Why Palo Alto Networks' Shareholders Should Be Optimistic

May is turning out to be a bad month for Palo Alto Networks (NYSE: PANW). The cybersecurity specialist's stock has pulled back this month for no apparent reason.

But this latest weakness in Palo Alto stock could be a buying opportunity for savvy investors, because the company's upcoming fiscal 2019 third-quarter earnings report could swing the momentum back in its favor. Here's what investors can expect from Palo Alto when it reports earnings on May 29.

Great expectations

Wall Street expects Palo Alto to deliver earnings of $1.25 per share on revenue of $704 million. The company's revenue and earnings per share stood at $567 million and $0.99 in the year-ago quarter.

So Palo Alto is expected to deliver terrific growth once again. However, investors should note that Wall Street's expectations are slightly above the midpoint of Palo Alto's own guidance. The company has called for revenue of $697 million to $707 million, with earnings in the $1.23- to $1.25-per-share range.

But the company is capable of meeting the market's expectations thanks to solid growth in its customer base and a massive cross-selling opportunity.

Plenty of catalysts

Palo Alto has a history of trouncing Wall Street's earnings estimates, so don't be surprised to see the company repeating that performance.

The company ended the second quarter with 59,000 customers (a 23% year-over-year jump) and that number will be higher in the third-quarter report thanks to its acquisition-led expansion strategy.

For instance, the company spent $560 million to acquire Demisto earlier this year to enhance its artificial intelligence (AI) capabilities. Demisto has more than 150 customers, more than 25% of which are Fortune 500 companies.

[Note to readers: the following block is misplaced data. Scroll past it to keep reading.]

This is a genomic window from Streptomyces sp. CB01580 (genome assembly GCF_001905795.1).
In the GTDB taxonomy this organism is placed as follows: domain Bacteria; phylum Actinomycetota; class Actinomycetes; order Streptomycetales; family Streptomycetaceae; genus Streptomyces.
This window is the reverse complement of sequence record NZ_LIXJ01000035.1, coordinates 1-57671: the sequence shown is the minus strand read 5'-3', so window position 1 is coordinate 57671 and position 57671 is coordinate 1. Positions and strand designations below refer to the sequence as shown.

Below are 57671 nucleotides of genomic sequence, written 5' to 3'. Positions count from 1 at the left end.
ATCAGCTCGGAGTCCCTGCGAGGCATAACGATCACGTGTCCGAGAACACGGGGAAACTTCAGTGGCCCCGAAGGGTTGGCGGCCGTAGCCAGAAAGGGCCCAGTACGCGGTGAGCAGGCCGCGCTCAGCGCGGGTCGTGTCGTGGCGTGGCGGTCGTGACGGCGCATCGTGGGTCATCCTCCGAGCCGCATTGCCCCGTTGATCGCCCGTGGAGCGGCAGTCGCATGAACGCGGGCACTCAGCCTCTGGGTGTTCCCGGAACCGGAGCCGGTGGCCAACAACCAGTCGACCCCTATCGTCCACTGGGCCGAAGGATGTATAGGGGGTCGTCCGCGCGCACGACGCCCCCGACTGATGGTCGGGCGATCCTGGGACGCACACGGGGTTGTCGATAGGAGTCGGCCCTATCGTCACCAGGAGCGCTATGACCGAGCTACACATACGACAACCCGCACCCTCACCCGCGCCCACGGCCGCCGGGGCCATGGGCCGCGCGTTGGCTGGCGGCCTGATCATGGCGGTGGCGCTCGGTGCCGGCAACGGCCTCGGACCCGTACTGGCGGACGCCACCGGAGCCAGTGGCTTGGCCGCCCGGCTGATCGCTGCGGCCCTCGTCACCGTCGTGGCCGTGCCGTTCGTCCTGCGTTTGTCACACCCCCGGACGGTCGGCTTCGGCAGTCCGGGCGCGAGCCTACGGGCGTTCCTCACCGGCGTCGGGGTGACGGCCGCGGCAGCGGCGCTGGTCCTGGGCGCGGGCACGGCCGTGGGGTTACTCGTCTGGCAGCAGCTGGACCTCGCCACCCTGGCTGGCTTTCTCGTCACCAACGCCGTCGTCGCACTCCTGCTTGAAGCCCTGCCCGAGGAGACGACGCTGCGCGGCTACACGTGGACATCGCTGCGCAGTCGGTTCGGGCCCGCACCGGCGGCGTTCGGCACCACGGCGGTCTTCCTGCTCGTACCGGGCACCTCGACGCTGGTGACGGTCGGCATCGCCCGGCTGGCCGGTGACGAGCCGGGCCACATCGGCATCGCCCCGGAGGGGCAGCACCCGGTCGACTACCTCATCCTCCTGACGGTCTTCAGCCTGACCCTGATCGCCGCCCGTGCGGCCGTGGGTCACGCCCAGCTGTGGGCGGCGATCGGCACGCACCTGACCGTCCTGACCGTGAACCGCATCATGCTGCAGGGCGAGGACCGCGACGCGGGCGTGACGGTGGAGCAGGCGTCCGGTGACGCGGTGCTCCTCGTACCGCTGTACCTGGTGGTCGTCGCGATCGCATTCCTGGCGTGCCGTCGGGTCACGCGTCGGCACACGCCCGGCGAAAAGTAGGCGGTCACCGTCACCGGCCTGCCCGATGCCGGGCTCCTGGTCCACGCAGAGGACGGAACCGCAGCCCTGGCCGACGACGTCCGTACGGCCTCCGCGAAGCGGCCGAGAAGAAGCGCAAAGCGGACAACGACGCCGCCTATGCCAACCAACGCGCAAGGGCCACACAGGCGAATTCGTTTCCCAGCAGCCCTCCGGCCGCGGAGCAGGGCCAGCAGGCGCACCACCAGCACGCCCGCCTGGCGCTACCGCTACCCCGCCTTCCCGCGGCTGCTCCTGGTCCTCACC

So the acquisition of Demisto will bring new customers into Palo Alto's fold, though that's just one way the company is going to benefit from this move. Demisto is known for providing security orchestration, automation, and response solutions (SOAR) to businesses.

SOAR ensures that low-level cybersecurity events are tackled automatically by the system after collecting data regarding impending threats from several sources. So SOAR allows enterprises to automate their cyberdefenses, and 95% of the security alerts are handled automatically, leaving the security teams to focus only on mission-critical events.

Artificial intelligence is gradually becoming a bigger part of the cybersecurity landscape, with research company MarketsandMarkets projecting that AI in cybersecurity will grow at a compound annual growth rate of 31% through 2025. The Demisto acquisition will strengthen Palo Alto's offerings and help it attract more customers.

Apart from boosting the customer base and enhancing its capabilities in the AI space, acquisitions like Demisto open up a nice cross-selling opportunity for Palo Alto.

Given the lower cost of cross-selling, it's not surprising that Palo Alto's selling, general, and administrative expenses have been declining as a percentage of sales.

The chart above clearly shows that the lower overheads are helping Palo Alto reduce its losses. The company's strong bottom-line momentum is expected to continue, as analysts polled by Yahoo! Finance expect strong growth in its adjusted earnings for the next two fiscal years.

In all, Palo Alto Networks is following the right strategy to increase its foothold in the cybersecurity business. The company is sitting on a net cash position of nearly $1.3 billion, which it can use to make more acquisitions and increase market share.

With that in mind, investors should use the recent weakness in Palo Alto Networks stock to build their long positions. The company's growth strategy should not only help it trump Wall Street's expectations next week but also pave the way for long-term growth.

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Harsh Chauhan has no position in any of the stocks mentioned. The Motley Fool owns shares of and recommends Palo Alto Networks. The Motley Fool has a disclosure policy.